That old euphemism “Help is a phone call away” just got more reality based. Recently I discovered that I could call a mental health support worker, an exercise specialist and a diabetes mentor and have ongoing and encouraging support from all three over the telephone to accomplish better health goals.
Bounceback is a community based self help program offered by the BC Division of the Canadian Mental Health Association to adults expressing symptoms of depression, low mood or stress, and anxiety. The program offers two forms of help, a DVD providing practical tips dealing with symptoms and the Service Workbook based component with a supportive telephone coach who would assist in the teaching of problem solving, and other skills to overcome difficulties such as inactivity, unhelpful thinking, worry and avoidance. For more information, contact www.CMHA.bc.ca/bounceback.
University of Victoria’s Behavioral Medicine Lab tells us that nearly 80 per cent of inactive adults want to be active, yet 50 per cent fail. We have the best of intentions but somehow our intentions fall by the wayside. You know those January resolutions that are distant memories by March. Well, growing evidence suggests three potential strategies to help you to stick to your resolutions. Find something you enjoy. The people who stick with exercise are those who actually enjoy doing the exercise.
Another helpful hint is to plan your exercise and you are more likely to do it. Looking at where, what, when, whom is making a commitment at least in your mind. Monitoring your successes and failures is important, too. Did you follow through on your exercise or walking plans for the day? If the answer is no, what adjustments can you make tomorrow to make it work? Make exercise a habit. People who stick with their exercise tend to do the same activity, at the same time, in the same environment. Finding exercise you enjoy, planning and monitoring your exercise and making it a habit can be the key ingredients to maintaining regular physical activity all year!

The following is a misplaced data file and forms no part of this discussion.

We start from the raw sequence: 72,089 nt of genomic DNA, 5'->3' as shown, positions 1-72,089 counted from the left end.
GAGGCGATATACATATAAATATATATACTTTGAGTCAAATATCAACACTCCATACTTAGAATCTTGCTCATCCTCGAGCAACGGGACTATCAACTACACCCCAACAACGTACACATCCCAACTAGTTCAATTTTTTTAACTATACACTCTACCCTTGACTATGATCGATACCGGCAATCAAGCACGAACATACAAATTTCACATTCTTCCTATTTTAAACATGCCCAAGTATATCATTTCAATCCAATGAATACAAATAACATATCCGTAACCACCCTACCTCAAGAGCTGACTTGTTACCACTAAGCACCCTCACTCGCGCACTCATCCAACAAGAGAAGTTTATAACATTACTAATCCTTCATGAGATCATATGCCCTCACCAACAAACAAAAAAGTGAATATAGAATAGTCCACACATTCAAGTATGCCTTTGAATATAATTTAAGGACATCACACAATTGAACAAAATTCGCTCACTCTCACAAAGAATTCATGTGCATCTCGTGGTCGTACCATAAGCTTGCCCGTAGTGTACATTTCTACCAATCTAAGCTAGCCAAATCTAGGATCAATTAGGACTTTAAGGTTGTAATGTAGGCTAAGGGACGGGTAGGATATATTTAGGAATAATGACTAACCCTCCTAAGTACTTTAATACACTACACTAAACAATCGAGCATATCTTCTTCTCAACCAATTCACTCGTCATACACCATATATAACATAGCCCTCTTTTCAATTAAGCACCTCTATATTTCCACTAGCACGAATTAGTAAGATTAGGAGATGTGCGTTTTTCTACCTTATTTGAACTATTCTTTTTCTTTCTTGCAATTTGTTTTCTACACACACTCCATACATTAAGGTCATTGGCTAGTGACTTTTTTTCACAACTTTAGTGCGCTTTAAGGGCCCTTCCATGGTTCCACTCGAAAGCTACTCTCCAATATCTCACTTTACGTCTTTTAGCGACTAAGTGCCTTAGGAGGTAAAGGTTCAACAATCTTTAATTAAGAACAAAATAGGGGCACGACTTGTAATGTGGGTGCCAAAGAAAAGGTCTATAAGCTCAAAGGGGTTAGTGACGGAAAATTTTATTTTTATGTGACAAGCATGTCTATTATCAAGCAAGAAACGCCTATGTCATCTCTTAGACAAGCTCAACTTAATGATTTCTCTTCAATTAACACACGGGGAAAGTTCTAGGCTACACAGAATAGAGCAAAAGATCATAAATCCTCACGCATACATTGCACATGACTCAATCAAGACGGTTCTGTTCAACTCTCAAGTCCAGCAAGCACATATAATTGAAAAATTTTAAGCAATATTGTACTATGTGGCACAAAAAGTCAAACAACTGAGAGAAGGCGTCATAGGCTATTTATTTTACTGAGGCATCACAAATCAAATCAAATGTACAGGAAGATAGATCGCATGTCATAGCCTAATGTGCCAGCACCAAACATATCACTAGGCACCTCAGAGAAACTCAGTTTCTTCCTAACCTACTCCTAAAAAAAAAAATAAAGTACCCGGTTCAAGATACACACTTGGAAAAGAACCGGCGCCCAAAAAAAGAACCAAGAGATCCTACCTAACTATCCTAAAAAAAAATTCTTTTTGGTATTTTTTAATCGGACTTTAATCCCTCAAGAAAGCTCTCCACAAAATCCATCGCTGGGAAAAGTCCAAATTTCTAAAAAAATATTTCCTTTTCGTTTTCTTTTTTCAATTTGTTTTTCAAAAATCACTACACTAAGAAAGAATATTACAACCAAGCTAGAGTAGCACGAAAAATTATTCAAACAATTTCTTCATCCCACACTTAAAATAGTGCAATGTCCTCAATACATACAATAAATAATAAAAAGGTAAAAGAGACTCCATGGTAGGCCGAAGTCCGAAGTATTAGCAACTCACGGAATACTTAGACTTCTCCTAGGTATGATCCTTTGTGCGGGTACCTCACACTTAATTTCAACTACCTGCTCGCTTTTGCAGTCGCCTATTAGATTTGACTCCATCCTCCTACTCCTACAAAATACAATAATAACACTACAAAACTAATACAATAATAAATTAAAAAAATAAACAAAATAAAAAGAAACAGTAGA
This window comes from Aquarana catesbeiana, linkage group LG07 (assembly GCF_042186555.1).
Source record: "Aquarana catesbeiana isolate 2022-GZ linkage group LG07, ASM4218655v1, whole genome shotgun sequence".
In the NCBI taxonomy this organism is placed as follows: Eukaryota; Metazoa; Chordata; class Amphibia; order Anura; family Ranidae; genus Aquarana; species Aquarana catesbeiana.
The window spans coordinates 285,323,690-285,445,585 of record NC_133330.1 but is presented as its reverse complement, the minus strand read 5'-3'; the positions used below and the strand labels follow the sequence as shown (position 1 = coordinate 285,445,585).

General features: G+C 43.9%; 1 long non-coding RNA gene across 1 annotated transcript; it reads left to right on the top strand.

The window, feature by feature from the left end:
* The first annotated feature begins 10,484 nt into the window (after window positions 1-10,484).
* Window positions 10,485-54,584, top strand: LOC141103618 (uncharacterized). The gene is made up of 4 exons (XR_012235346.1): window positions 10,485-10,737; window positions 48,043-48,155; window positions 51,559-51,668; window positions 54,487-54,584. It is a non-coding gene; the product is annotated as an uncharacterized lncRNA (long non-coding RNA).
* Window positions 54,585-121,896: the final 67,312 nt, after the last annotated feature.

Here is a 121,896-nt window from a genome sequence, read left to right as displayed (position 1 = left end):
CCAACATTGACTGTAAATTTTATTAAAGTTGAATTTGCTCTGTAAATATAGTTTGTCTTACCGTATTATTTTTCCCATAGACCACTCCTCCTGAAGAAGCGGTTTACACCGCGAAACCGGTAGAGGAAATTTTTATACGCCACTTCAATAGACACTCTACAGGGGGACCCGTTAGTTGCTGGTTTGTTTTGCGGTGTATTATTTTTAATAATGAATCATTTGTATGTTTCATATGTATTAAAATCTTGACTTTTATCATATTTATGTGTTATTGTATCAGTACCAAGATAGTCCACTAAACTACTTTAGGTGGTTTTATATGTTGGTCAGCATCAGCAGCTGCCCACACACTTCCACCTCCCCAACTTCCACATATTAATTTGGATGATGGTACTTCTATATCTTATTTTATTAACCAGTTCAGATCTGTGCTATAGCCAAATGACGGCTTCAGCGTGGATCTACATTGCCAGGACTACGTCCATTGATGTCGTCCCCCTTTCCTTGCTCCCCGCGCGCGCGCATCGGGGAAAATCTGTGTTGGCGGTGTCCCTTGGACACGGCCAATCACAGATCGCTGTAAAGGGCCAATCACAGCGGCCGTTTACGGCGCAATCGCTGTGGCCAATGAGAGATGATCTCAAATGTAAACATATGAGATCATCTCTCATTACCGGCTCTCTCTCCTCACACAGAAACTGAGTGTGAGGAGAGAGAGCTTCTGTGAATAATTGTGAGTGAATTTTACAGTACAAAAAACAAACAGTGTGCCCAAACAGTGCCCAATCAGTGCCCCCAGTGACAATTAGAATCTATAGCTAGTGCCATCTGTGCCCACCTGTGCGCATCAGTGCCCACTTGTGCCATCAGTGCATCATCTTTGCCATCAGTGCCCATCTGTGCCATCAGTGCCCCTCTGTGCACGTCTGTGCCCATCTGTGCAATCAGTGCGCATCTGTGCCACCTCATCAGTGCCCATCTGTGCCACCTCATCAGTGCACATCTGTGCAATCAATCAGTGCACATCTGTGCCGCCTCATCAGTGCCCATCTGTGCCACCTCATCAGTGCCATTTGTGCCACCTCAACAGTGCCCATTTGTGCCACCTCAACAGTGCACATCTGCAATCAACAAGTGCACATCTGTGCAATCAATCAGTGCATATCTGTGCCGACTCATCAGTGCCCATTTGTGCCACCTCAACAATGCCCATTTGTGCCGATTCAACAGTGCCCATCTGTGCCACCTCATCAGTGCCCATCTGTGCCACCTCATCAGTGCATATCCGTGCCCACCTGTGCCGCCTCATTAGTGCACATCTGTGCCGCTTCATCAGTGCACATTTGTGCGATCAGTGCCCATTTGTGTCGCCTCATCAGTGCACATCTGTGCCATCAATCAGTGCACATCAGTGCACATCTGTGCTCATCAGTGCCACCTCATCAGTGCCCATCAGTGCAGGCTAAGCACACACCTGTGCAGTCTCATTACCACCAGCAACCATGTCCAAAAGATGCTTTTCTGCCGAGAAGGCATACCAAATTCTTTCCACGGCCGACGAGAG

If none of this works and you are still interested and you could use some support to get going, consider taking the University of Victoria’s Active Choices program. Active Choices is a six-month personal telephone support program that encourages regular physical activity. A telephone coach works with individuals one-to-one through regular telephone contacts to develop an exercise routine customized to the needs, abilities and goals of participants. For more information, please contact Angela firstname.lastname@example.org or call 604-522-1492 or toll-free 1-877-522-1492.
The Diabetes Association’s D-Chat program seems to me to be a great service. It is a free and confidential personal mentor program available for all people living with type 2 diabetes in British Columbia and Yukon communities. More information is available at www.diabetes.ca/dchat. To get connected with a mentor, please register at email@example.com or call 1-800-BANTING
Yoga in a Chair is still going strong at People Place Mondays at 1 p.m. and Friday at noon, also at Schubert Centre at 10 a.m. on Friday. Melissa of Blue Eagle Yoga provides this excellent service for people with breathing problems and disabilities. Sessions are by donation only and what an opportunity this is for those on limited income or seniors on pensions.
Pat Black writes about issues of concern to seniors in the North Okanagan; her column appears every other Sunday.